If you are returning to the workplace, in addition to the tips mentioned above, here are other considerations to keep in mind:
· Be extra vigilant about practicing social distancing, wearing a face covering, and washing your hands frequently.
· Consider having an antibody test to find out if you were exposed to the coronavirus; a positive antibody test means that you’ve likely had COVID-19 and are at least somewhat protected from getting it again, giving you a reason to go back to the workplace. If the result is negative, you either have not been infected or you possibly have a COVID-19 infection. If you have symptoms of COVID-19, talk with your provider about getting a COVID-19 test.
· Do not go to work if you have symptoms of COVID-19, which include: a fever or chills, cough, shortness of breath, body aches, headache, sore throat, nausea or vomiting, or diarrhea.
· Talk with your supervisor about reasonable accommodations, which are changes or adjustments to a job or work environment. Examples of reasonable accommodations as they relate to diabetes include being allowed breaks to check your blood sugar, take medication or eat a snack; a private area to check your blood sugar or inject insulin; leave for treatment or training on managing diabetes; and the opportunity to work a modified work schedule or a standard shift versus a swing shift.
Dealing with the pandemic is stressful enough; trying to manage diabetes during a pandemic adds additional stress. Michelle Dart, CDCES, of Dart Health Coaching & Consulting adds, “Stress levels are high for many and they see the impact on blood glucose levels.” Financial concerns about choosing not to return to work, having to advocate for yourself, and dealing with criticism for taking steps to protect yourself only adds to stress, which, in turn, can cause blood glucose levels to rise.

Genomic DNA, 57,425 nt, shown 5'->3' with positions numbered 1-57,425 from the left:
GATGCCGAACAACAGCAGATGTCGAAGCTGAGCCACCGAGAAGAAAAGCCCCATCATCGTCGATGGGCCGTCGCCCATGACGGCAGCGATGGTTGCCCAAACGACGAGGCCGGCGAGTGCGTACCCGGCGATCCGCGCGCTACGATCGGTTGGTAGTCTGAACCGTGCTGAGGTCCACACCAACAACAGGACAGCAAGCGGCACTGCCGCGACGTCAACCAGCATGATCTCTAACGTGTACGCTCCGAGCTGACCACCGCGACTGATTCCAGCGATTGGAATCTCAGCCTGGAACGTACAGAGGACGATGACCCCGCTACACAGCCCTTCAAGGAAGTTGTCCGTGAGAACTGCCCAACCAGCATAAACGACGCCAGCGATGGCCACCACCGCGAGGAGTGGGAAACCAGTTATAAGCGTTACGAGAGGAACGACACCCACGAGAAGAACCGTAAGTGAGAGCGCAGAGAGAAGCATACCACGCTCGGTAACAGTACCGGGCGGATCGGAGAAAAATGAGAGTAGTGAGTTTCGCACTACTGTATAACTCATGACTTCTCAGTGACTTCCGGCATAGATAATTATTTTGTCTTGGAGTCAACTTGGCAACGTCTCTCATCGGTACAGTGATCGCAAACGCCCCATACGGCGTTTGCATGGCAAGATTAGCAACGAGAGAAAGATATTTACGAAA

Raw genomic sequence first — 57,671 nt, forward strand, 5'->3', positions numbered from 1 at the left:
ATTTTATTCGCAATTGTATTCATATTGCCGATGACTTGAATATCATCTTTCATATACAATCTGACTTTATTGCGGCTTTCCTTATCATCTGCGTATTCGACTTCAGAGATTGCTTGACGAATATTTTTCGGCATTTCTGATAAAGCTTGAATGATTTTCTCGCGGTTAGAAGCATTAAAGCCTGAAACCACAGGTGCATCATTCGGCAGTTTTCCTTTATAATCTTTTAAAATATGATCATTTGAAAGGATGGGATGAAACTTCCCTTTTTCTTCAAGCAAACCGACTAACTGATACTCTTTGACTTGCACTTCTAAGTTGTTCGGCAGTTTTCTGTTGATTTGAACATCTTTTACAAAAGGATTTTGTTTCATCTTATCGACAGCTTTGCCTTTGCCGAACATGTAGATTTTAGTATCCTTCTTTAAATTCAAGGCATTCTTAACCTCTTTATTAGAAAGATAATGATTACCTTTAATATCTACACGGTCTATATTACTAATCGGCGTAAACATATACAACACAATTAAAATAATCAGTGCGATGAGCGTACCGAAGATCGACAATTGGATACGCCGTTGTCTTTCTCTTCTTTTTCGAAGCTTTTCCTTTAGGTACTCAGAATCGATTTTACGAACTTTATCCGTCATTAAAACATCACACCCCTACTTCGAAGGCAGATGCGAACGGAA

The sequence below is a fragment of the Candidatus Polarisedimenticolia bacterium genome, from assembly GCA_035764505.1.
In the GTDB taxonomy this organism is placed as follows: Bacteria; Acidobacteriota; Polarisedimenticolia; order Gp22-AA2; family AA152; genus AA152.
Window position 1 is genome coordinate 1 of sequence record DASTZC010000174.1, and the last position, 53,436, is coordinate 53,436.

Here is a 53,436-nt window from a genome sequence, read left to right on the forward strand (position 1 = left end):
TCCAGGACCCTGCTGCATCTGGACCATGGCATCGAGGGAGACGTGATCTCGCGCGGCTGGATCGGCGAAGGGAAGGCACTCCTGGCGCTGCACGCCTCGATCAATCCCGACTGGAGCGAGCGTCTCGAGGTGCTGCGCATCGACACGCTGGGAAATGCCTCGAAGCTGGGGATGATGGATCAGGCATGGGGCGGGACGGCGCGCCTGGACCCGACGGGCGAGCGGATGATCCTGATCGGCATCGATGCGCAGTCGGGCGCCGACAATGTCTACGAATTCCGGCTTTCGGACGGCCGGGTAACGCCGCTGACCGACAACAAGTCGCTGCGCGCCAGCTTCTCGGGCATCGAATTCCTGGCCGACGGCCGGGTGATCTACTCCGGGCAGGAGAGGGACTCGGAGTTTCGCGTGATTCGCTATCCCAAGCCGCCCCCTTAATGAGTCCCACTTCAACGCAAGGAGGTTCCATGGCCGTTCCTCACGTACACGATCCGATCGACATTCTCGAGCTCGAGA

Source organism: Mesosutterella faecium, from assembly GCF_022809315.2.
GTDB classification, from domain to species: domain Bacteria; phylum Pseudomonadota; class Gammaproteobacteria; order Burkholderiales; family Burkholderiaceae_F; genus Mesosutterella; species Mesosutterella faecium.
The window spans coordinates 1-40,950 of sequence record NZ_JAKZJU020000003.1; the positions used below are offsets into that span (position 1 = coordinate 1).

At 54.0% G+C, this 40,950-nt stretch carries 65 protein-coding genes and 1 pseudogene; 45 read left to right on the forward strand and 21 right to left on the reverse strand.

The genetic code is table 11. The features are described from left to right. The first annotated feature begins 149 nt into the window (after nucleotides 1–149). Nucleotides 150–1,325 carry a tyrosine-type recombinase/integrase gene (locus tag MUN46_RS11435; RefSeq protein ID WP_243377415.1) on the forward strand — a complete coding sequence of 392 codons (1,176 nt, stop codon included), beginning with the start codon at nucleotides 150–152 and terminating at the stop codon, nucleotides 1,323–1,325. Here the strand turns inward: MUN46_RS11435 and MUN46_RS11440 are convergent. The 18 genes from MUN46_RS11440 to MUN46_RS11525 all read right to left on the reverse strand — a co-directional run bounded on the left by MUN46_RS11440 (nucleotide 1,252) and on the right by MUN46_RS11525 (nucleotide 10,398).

You might feel stressed about other issues around the workplace, too:
· Asking for time off to go to medical and diabetes education appointments
· Increased costs of food
· Figuring out what to bring for lunch or dinner and a safe place to eat
· Wearing a mask for long periods of time
· Worries around getting sick at work
· Concerns around getting laid off from work
Some of these concerns can be dealt with by having a talk with your supervisor or human resources department. In terms of medical and diabetes education appointments, take advantage of telehealth appointment options whenever possible. “If people are interested,” says Dana Sindelar, RD, CDCES, “I’ll help them explore their work schedule to see if there are creative solutions, like a virtual appointment in the car before work, during lunch or right after work.” Don’t forget that a diabetes educator (also known as a certified diabetes care and education specialist) is a great resource to help problem-solve sticky work situations, as well as provide ideas for healthy, low-cost lunches and snacks that you can take to work. Here’s an idea to get you started: save money and time by making healthy Mason jar meals for the week ahead. Find some inspiration here.
Working with your diabetes care team can also help alleviate stress around your diabetes treatment plan. If your work hours will be changing, for example, talk with your provider about your medications and if they need changing or if when you take your medications needs to change, based on your schedule.
Finding ways to cope with stress is important for both your mental and physical health. Finding time to unwind can help. Eating healthfully, fitting in physical activity, getting enough sleep and doing activities that you enjoy will make it easier to deal with stressful situations – and help your blood sugars, too! Be sure to connect with others. Social distancing can leave you feeling isolated, anxious and depressed; connecting with others via phone calls, video chats and social media can help you feel less alone.
Returning to work during a pandemic can bring up a host of issues that you may not have ever needed to deal with before. It’s important to know your rights as both an employee and a person with diabetes, especially if you are unable to return to the workplace or decide not to return for health or other reasons. Here are a few resources that can be helpful for answering questions that you have:
American Diabetes Association: Rights for Workers with Diabetes during the Coronavirus Pandemic
U.S. Equal Employment Opportunity Commission
Fact Sheet – Diabetes and Reasonable Accommodations
U.S. Department of Labor: COVID-19 and the Family and Medical Leave Act Questions and Answers
Want to learn more about coronavirus and diabetes? Read “Coronavirus and Diabetes: What You Need to Know,” “Healthy Eating During Hard Times” and “Avoiding Coronavirus With Diabetes: Stock Up and Stay Home, CDC Says.”